How Can Visual Content Tell The Best Story? – Shout Out UK

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In a world of short attention spans and social media addiction, visual content has to be effective at telling a story in a matter of seconds. Data shows that 97% of Fortune 500 brands rely on social media to connect with customers. From short-form content like Instagram Stories to skippable ads on YouTube, marketing departments must work hard to grab our attention.
That’s why it’s so important that visual content can tell a story without the need for an explanation alongside it. Compelling visual content grabs you from the moment your eyes find it, so let’s look at the reasons why it plays a huge role in marketing.
Visual marketing is a powerful tool that many brands and companies use to create engaging content and flex their creative muscles. It comes in many forms and requires a content creator, commonly a photographer, cinematographer or graphic designer.
Visual content comes in three main forms:  images, videos and infographics. Each has its strength and using them adequately can be the difference between a marketing strategy sticking or failing.
Images are key for web-based content such as websites, blogs and social media posts. For social media, images that can stop people scrolling past are essential.
Experts at used camera marketplace, MPB say:
‘Rather than following in the exact footsteps of competitors, find what makes your brand unique and let that be the focal point. Tell people who you are, what your mission is and what makes you different through the lens of your photos. People are naturally drawn to interesting stories, so don’t be scared to tell yours in an authentic way’.
Video is the most popular form of visuals used by marketing departments, thanks largely to social media and how easy it is to engage with an audience through them. This could be through a dynamic advert that grips the viewer from the get-go or a creative tactic in a new digital marketing strategy. It could also be an influencer’s live stream where their audience is engaging throughout the broadcast.
Infographics present data, sometimes in graphical form, to help deliver information in a digestible format. They can convey a big message in a short time span and allow the data to be the important point. From explaining how a brand’s carbon footprint can be measured per product to the benefits of using a product. Infographics put complex information into lay terms.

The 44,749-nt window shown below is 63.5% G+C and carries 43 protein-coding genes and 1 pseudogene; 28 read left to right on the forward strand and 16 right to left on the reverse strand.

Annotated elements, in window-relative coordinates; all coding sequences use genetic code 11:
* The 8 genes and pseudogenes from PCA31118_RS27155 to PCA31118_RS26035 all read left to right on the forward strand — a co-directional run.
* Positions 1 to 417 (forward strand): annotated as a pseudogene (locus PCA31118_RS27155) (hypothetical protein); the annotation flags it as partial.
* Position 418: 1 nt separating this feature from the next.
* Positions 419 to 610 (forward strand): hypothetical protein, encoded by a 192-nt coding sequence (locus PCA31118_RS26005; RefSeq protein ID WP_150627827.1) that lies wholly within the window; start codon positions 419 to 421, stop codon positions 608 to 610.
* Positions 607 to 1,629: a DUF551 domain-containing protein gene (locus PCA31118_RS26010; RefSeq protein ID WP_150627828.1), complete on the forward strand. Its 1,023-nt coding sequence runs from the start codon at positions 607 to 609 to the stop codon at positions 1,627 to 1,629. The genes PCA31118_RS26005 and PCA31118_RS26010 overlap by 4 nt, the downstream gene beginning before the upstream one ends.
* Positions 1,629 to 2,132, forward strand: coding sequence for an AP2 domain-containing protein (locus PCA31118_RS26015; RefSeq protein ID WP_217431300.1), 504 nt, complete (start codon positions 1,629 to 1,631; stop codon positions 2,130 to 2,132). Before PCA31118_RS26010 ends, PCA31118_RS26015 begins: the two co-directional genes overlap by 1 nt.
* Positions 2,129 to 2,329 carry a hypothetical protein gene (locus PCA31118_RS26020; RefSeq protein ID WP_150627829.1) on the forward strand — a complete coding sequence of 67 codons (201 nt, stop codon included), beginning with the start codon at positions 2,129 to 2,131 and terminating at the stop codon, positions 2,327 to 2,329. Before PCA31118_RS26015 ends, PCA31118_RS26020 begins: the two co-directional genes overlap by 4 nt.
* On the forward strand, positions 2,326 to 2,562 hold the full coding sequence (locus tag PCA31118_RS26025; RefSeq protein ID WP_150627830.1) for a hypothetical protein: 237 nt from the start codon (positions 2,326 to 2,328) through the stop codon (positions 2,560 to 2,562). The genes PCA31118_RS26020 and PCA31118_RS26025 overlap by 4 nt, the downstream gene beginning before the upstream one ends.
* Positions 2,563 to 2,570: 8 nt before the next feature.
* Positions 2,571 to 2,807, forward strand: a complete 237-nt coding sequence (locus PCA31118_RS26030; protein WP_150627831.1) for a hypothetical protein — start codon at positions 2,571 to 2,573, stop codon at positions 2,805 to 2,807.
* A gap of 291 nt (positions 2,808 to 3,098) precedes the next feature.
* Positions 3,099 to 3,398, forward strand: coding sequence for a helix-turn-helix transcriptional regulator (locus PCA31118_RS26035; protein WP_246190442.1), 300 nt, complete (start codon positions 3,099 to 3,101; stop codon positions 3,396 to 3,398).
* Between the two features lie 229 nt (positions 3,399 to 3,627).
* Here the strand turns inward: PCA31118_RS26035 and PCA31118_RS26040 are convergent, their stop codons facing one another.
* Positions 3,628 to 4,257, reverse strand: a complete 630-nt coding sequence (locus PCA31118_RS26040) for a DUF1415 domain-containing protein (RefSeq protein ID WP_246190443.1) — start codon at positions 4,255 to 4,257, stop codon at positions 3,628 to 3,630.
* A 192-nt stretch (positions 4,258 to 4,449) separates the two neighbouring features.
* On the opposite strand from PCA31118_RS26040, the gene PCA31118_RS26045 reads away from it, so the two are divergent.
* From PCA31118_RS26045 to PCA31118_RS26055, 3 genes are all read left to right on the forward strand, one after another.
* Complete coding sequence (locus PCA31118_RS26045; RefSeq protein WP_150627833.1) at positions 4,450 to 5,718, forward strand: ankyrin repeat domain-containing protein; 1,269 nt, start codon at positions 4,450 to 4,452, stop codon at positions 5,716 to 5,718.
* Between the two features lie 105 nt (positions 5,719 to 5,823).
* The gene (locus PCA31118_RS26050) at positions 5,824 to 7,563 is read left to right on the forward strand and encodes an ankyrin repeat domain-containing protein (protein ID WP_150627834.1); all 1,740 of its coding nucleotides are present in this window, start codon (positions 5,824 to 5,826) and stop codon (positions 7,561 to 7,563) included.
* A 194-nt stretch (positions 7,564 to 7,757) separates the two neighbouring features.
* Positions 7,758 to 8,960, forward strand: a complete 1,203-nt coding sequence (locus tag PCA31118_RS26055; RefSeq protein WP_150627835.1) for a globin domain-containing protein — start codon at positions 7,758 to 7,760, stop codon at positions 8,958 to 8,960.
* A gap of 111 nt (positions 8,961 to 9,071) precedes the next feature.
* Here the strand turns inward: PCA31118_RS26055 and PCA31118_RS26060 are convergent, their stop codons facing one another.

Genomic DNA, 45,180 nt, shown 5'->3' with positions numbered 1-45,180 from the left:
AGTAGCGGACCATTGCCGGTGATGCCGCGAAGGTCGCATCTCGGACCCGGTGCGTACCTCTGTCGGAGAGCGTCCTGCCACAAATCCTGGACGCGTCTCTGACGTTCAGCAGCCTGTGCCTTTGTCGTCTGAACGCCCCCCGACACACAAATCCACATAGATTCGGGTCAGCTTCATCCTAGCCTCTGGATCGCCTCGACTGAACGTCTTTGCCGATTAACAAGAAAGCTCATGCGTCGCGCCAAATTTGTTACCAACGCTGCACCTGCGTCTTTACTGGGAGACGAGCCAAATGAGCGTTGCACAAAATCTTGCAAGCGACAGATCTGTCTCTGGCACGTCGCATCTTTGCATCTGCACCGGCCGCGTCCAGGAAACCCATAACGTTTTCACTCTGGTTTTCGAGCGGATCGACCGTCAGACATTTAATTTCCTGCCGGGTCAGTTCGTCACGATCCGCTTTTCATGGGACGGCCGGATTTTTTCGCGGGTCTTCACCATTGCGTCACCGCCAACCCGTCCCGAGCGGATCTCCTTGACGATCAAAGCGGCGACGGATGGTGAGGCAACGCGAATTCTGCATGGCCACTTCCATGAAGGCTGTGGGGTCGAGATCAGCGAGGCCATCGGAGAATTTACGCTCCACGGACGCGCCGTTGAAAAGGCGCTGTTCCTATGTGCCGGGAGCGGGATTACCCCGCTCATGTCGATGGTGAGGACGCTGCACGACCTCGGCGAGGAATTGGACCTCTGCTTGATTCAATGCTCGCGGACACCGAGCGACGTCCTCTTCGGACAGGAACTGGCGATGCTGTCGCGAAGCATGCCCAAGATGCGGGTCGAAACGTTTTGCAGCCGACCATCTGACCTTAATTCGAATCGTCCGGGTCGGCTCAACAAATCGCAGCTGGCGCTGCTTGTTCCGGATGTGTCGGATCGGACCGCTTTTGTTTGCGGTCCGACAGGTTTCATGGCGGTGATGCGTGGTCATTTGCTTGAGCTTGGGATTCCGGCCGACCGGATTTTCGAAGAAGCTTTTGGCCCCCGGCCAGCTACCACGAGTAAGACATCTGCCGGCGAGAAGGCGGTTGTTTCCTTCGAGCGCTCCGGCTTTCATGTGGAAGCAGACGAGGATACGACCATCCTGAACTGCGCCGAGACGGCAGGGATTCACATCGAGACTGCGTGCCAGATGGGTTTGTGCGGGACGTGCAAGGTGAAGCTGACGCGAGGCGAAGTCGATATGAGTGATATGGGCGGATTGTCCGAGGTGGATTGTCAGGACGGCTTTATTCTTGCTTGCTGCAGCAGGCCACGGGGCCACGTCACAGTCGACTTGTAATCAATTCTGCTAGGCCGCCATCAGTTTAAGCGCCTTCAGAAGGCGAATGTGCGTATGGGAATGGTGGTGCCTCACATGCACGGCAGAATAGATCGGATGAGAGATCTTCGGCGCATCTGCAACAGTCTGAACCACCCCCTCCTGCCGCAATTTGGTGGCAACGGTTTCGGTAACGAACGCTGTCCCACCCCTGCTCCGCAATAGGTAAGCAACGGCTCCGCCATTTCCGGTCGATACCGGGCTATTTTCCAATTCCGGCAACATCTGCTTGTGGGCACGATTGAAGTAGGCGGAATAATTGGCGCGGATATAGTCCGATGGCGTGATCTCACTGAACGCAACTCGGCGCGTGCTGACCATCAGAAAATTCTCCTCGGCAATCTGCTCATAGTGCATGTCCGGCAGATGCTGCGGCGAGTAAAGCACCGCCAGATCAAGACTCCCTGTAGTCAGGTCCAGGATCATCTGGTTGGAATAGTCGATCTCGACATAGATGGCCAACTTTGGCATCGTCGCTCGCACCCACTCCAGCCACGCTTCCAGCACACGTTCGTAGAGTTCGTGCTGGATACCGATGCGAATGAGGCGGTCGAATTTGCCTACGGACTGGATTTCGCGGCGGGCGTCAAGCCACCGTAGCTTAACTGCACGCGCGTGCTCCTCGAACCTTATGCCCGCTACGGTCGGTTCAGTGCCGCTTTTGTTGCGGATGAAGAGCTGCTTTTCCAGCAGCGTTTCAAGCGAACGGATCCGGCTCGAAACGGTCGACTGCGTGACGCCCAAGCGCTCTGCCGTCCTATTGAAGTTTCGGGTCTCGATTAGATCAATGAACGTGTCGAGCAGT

Data can tell the story all by itself, but it’s important that it is presented in a digestible manner. For example, you don’t tend to see a spreadsheet used in a marketing campaign because it takes far too long for anyone to understand what they are looking at.
Instead, through the use of an infographic, a brand is able to convey its message in a matter of a few short seconds. This may be as part of an advertising poster or as an embedded element to an article that’s making a wider point.
They say a picture is worth a thousand words and it’s certainly the way many brands look at their marketing campaigns. Perhaps one of the finest examples of visual content telling a story is the Nike ‘Just Do It’ campaign that first aired in a 1988 TV ad.
The enduring slogan remains important to Nike’s marketing and its short but sweet message acts as inspiration for those who read it. That inspiration could encourage someone to start exercising, grit their teeth through a tough workout or tackle something larger in their life. By creating a story through visuals, potential customers may feel their values align with those of the brand responsible for it.
Brands that try to shout about an important message or issue can get it wrong and appear condescending to their target audiences. Trying to force a reaction can be counterproductive and the most important aspect of visual marketing is to allow your readers or viewers to engage with the content themselves.
This means being brave and believing in the conviction of your images, rather than having to hold your viewers’ hands through what they are looking at. Being too heavy-handed or tone-deaf with the message, or trying to force a call to action can take attention away from the story you are trying to tell.

by Shout Out UK

by Shout Out UK

by Shout Out UK
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